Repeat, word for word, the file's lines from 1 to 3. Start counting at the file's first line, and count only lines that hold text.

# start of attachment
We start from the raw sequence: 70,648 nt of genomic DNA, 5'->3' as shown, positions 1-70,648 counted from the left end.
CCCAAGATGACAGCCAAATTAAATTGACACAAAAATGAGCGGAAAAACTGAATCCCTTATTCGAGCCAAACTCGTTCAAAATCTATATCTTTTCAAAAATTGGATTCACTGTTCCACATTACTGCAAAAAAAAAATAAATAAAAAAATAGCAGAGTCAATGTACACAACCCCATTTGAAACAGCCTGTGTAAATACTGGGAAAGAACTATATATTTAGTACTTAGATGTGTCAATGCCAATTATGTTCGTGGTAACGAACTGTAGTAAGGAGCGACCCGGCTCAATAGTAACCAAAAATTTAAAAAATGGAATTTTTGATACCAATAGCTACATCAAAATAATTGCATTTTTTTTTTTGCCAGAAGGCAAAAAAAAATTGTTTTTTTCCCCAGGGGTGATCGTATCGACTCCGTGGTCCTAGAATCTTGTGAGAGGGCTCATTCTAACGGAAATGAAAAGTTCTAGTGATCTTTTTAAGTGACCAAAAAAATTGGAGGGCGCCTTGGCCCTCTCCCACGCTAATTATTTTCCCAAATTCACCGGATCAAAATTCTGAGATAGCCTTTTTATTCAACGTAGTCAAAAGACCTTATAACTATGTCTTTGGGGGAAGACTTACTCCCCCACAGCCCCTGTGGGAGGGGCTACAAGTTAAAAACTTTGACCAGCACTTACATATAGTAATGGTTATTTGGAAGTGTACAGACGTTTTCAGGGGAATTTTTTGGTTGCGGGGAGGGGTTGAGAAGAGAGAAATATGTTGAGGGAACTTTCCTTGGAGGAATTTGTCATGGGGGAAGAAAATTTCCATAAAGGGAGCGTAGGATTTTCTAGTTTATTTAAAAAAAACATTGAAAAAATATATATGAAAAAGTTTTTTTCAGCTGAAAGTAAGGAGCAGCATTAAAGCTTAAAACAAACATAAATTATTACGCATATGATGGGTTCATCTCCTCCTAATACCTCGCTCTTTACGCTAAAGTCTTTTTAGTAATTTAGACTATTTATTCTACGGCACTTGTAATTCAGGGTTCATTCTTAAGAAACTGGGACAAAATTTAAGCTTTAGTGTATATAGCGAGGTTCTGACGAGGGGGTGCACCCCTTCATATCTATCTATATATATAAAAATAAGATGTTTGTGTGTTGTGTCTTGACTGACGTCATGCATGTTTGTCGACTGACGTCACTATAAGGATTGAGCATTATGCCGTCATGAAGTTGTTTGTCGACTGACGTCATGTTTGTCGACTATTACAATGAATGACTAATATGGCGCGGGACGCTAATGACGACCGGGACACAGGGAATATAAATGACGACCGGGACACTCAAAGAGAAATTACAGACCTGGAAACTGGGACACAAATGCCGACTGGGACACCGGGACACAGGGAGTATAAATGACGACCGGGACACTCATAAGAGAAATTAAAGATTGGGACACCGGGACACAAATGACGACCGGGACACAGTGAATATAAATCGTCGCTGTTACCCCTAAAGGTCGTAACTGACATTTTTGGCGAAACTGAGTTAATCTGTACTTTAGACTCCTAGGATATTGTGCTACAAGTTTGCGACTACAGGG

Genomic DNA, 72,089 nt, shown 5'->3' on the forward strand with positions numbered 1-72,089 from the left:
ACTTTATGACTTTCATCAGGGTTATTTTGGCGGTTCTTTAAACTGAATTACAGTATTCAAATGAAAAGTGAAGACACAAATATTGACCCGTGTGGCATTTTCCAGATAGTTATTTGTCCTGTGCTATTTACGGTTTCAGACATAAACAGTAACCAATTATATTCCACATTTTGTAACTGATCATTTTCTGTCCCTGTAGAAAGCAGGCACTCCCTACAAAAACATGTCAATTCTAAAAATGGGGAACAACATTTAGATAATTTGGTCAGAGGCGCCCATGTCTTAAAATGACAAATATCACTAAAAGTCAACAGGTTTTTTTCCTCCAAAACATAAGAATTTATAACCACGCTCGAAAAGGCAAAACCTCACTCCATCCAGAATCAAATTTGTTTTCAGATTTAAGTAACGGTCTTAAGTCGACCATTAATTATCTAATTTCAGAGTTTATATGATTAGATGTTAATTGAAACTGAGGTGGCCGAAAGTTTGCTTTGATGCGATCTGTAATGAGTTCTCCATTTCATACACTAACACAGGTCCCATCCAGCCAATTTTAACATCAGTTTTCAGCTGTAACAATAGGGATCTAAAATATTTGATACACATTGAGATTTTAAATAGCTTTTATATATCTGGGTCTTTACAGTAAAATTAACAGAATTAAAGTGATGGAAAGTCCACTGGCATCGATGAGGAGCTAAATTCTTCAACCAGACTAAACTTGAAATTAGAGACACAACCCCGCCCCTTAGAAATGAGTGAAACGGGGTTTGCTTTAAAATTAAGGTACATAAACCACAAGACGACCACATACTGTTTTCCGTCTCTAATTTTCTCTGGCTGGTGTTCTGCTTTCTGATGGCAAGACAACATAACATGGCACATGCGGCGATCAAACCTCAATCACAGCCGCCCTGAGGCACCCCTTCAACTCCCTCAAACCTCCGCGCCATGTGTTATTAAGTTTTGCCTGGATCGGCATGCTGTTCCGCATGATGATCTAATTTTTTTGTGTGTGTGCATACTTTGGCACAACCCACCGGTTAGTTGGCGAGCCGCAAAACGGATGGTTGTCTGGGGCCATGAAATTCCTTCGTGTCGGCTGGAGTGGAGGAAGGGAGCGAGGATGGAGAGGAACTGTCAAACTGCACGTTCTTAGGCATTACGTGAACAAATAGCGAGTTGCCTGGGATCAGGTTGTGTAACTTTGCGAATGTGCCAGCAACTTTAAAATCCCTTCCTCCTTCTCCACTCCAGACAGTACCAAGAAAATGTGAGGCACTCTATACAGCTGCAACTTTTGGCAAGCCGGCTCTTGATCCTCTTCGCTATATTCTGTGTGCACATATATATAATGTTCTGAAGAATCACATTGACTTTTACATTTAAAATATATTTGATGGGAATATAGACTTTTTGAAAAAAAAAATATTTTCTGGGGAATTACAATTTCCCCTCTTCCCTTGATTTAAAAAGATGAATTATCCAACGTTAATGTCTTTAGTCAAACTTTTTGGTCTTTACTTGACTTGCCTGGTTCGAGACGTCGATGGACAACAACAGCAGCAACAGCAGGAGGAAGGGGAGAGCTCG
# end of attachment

We start from the raw sequence: 70,648 nt of genomic DNA, 5'->3' as shown, positions 1-70,648 counted from the left end.
CCCAAGATGACAGCCAAATTAAATTGACACAAAAATGAGCGGAAAAACTGAATCCCTTATTCGAGCCAAACTCGTTCAAAATCTATATCTTTTCAAAAATTGGATTCACTGTTCCACATTACTGCAAAAAAAAAATAAATAAAAAAATAGCAGAGTCAATGTACACAACCCCATTTGAAACAGCCTGTGTAAATACTGGGAAAGAACTATATATTTAGTACTTAGATGTGTCAATGCCAATTATGTTCGTGGTAACGAACTGTAGTAAGGAGCGACCCGGCTCAATAGTAACCAAAAATTTAAAAAATGGAATTTTTGATACCAATAGCTACATCAAAATAATTGCATTTTTTTTTTTGCCAGAAGGCAAAAAAAAATTGTTTTTTTCCCCAGGGGTGATCGTATCGACTCCGTGGTCCTAGAATCTTGTGAGAGGGCTCATTCTAACGGAAATGAAAAGTTCTAGTGATCTTTTTAAGTGACCAAAAAAATTGGAGGGCGCCTTGGCCCTCTCCCACGCTAATTATTTTCCCAAATTCACCGGATCAAAATTCTGAGATAGCCTTTTTATTCAACGTAGTCAAAAGACCTTATAACTATGTCTTTGGGGGAAGACTTACTCCCCCACAGCCCCTGTGGGAGGGGCTACAAGTTAAAAACTTTGACCAGCACTTACATATAGTAATGGTTATTTGGAAGTGTACAGACGTTTTCAGGGGAATTTTTTGGTTGCGGGGAGGGGTTGAGAAGAGAGAAATATGTTGAGGGAACTTTCCTTGGAGGAATTTGTCATGGGGGAAGAAAATTTCCATAAAGGGAGCGTAGGATTTTCTAGTTTATTTAAAAAAAACATTGAAAAAATATATATGAAAAAGTTTTTTTCAGCTGAAAGTAAGGAGCAGCATTAAAGCTTAAAACAAACATAAATTATTACGCATATGATGGGTTCATCTCCTCCTAATACCTCGCTCTTTACGCTAAAGTCTTTTTAGTAATTTAGACTATTTATTCTACGGCACTTGTAATTCAGGGTTCATTCTTAAGAAACTGGGACAAAATTTAAGCTTTAGTGTATATAGCGAGGTTCTGACGAGGGGGTGCACCCCTTCATATCTATCTATATATATAAAAATAAGATGTTTGTGTGTTGTGTCTTGACTGACGTCATGCATGTTTGTCGACTGACGTCACTATAAGGATTGAGCATTATGCCGTCATGAAGTTGTTTGTCGACTGACGTCATGTTTGTCGACTATTACAATGAATGACTAATATGGCGCGGGACGCTAATGACGACCGGGACACAGGGAATATAAATGACGACCGGGACACTCAAAGAGAAATTACAGACCTGGAAACTGGGACACAAATGCCGACTGGGACACCGGGACACAGGGAGTATAAATGACGACCGGGACACTCATAAGAGAAATTAAAGATTGGGACACCGGGACACAAATGACGACCGGGACACAGTGAATATAAATCGTCGCTGTTACCCCTAAAGGTCGTAACTGACATTTTTGGCGAAACTGAGTTAATCTGTACTTTAGACTCCTAGGATATTGTGCTACAAGTTTGCGACTACAGGG

Genomic DNA, 72,089 nt, shown 5'->3' on the forward strand with positions numbered 1-72,089 from the left: